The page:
Abuse survivors urge others to come forward as Royal Commission of Inquiry investigates faith-based care

Abuse survivors Mike Ledingham and Steve Goodlass are encouraging others to come forward as a Royal Commission of Inquiry investigates abuse within faith-based care.

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Mike Ledingham and Steve Goodlass shared their stories with Breakfast. Source: Breakfast

Mr Ledingham didn't come forward until he discovered his younger brother Christopher had also been abused, along with one of his other brothers.

He says it was incredibly powerful being able to speak as part of Royal Commission of Inquiry into Historical Abuse in State Care and in the Care of Faith-based Institutions.

"It's the cumulation of a lifetime of bad memories and denial by people who were in power," he told TVNZ 1's Breakfast this morning.

Mr Goodlass was a student at St Bernards when he was abused by one of his teachers, a school counsellor.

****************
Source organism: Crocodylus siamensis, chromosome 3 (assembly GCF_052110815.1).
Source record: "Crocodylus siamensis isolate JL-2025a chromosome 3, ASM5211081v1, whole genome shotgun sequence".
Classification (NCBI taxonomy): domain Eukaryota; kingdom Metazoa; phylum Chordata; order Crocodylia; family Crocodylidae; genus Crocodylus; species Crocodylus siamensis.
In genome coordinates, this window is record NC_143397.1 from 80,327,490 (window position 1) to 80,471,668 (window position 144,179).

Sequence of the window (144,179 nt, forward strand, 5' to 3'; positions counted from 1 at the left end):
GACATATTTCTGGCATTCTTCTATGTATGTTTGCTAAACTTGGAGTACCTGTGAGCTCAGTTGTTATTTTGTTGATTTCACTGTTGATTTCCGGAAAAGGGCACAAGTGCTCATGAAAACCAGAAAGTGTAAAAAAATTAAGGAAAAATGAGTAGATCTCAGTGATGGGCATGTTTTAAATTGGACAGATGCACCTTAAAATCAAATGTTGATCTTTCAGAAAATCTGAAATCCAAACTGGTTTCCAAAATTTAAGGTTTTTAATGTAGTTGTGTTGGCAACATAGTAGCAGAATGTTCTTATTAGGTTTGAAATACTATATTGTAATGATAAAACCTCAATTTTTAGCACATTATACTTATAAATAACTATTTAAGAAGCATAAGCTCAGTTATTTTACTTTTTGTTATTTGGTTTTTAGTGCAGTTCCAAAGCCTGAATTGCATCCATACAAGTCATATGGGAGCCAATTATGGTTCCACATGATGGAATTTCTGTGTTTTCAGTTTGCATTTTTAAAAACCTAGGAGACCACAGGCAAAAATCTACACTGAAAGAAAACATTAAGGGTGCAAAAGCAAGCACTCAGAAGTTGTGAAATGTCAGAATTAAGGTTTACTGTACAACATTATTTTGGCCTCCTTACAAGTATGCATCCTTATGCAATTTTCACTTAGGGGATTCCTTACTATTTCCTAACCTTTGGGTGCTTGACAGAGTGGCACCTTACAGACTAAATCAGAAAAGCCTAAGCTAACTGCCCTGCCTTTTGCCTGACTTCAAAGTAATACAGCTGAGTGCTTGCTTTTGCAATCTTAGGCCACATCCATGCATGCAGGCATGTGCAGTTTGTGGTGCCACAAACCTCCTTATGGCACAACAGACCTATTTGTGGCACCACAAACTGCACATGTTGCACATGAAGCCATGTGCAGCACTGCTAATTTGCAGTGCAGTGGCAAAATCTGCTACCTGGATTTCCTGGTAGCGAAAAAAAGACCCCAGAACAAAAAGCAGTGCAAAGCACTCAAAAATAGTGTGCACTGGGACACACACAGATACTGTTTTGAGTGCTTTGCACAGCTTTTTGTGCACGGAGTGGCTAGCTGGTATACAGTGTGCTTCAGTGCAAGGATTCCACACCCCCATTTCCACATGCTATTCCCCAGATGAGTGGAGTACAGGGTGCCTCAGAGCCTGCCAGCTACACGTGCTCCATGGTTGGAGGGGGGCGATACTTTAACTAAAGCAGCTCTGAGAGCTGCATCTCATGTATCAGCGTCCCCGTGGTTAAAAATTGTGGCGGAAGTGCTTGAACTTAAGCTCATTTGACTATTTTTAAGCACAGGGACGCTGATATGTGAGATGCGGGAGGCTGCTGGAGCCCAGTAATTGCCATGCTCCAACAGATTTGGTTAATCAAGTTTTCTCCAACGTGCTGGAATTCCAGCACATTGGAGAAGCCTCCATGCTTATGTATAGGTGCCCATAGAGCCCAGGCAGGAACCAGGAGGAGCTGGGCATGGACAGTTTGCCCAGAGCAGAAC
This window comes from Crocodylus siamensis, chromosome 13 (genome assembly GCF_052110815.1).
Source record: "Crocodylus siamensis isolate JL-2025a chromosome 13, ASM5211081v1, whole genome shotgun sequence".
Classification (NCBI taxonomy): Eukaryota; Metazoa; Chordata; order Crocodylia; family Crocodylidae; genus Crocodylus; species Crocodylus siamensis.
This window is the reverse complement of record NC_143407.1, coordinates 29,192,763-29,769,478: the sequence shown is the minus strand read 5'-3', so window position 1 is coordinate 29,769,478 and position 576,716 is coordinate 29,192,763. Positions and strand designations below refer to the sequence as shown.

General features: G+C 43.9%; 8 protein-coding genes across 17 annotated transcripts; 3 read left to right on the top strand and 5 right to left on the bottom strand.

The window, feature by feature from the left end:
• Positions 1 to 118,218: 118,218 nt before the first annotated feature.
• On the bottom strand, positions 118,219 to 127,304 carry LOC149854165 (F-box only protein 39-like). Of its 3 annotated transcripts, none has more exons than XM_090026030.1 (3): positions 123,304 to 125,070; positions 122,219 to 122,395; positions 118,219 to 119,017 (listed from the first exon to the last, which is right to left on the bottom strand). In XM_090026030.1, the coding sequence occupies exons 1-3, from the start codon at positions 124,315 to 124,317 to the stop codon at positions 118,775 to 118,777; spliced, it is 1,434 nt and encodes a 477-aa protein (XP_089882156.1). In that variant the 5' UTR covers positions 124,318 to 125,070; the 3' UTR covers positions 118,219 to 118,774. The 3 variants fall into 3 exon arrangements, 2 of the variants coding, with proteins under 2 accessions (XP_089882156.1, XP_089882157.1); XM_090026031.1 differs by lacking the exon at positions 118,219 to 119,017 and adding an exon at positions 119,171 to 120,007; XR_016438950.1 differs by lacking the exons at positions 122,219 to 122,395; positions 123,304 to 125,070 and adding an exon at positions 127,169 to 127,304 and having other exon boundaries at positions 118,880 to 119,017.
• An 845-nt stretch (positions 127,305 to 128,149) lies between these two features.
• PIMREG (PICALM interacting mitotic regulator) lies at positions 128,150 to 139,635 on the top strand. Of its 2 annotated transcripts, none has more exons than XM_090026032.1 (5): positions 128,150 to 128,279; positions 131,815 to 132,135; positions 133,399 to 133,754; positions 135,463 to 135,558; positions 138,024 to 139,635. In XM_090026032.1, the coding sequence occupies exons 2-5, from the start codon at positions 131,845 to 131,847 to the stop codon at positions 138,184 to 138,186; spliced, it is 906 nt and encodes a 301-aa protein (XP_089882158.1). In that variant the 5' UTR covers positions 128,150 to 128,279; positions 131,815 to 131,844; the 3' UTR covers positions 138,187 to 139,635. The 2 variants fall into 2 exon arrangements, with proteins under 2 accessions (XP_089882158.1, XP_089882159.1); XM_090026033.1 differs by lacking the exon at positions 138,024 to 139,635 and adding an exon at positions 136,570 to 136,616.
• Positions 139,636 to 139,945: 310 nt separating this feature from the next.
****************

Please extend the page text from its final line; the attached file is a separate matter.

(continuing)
"I think that's part of it, that's part of the grooming process to draw you in and make you reliant on them," he says.

"It's been a very long path just to get him out of my head."

Both men criticise the response from the Catholic Church when it comes to the abuse.

Mr Ledingham describes coming forward as a "torturous year", while Mr Goodlass says the church isn't doing what's necessary in private, despite public statements.

"The commission gives us the opportunity to get it out there in the public domain," Mr Goodlass says.

"Survivors, you've got to come forward, you've got to talk about it, because we've got to make a change for the future.

"This institution is not changing its ways. Unless we get it out here in the public domain, and this is our best shot, then it can continue to propagate what it's already done and caused so much harm."

The redress hearings are being held on November 23.

Anyone who wants to contact the Royal Commission can do so by calling 0800 222 727, or by emailing